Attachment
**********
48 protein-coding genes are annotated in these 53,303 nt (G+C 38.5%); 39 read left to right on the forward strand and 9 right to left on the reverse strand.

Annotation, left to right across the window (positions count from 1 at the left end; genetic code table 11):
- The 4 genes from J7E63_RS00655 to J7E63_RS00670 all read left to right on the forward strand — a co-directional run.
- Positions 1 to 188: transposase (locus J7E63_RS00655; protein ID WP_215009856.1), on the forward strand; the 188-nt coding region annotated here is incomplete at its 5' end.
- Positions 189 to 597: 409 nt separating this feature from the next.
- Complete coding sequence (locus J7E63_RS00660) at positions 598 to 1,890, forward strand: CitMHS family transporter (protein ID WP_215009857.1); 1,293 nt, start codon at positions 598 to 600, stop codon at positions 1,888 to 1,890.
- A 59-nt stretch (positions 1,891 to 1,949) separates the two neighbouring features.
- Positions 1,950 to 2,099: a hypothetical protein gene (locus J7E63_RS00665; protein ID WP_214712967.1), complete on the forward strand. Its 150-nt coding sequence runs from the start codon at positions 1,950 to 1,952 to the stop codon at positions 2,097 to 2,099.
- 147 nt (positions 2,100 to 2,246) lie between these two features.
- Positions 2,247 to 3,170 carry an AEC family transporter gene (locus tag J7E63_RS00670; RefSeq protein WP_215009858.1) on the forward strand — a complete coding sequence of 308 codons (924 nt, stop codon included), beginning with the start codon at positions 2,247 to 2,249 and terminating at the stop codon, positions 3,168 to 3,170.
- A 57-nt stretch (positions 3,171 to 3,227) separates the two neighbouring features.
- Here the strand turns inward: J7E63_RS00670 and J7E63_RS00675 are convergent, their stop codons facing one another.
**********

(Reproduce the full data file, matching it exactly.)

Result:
48 protein-coding genes are annotated in these 53,303 nt (G+C 38.5%); 39 read left to right on the forward strand and 9 right to left on the reverse strand.

Annotation, left to right across the window (positions count from 1 at the left end; genetic code table 11):
- The 4 genes from J7E63_RS00655 to J7E63_RS00670 all read left to right on the forward strand — a co-directional run.
- Positions 1 to 188: transposase (locus J7E63_RS00655; protein ID WP_215009856.1), on the forward strand; the 188-nt coding region annotated here is incomplete at its 5' end.
- Positions 189 to 597: 409 nt separating this feature from the next.
- Complete coding sequence (locus J7E63_RS00660) at positions 598 to 1,890, forward strand: CitMHS family transporter (protein ID WP_215009857.1); 1,293 nt, start codon at positions 598 to 600, stop codon at positions 1,888 to 1,890.
- A 59-nt stretch (positions 1,891 to 1,949) separates the two neighbouring features.
- Positions 1,950 to 2,099: a hypothetical protein gene (locus J7E63_RS00665; protein ID WP_214712967.1), complete on the forward strand. Its 150-nt coding sequence runs from the start codon at positions 1,950 to 1,952 to the stop codon at positions 2,097 to 2,099.
- 147 nt (positions 2,100 to 2,246) lie between these two features.
- Positions 2,247 to 3,170 carry an AEC family transporter gene (locus tag J7E63_RS00670; RefSeq protein WP_215009858.1) on the forward strand — a complete coding sequence of 308 codons (924 nt, stop codon included), beginning with the start codon at positions 2,247 to 2,249 and terminating at the stop codon, positions 3,168 to 3,170.
- A 57-nt stretch (positions 3,171 to 3,227) separates the two neighbouring features.
- Here the strand turns inward: J7E63_RS00670 and J7E63_RS00675 are convergent, their stop codons facing one another.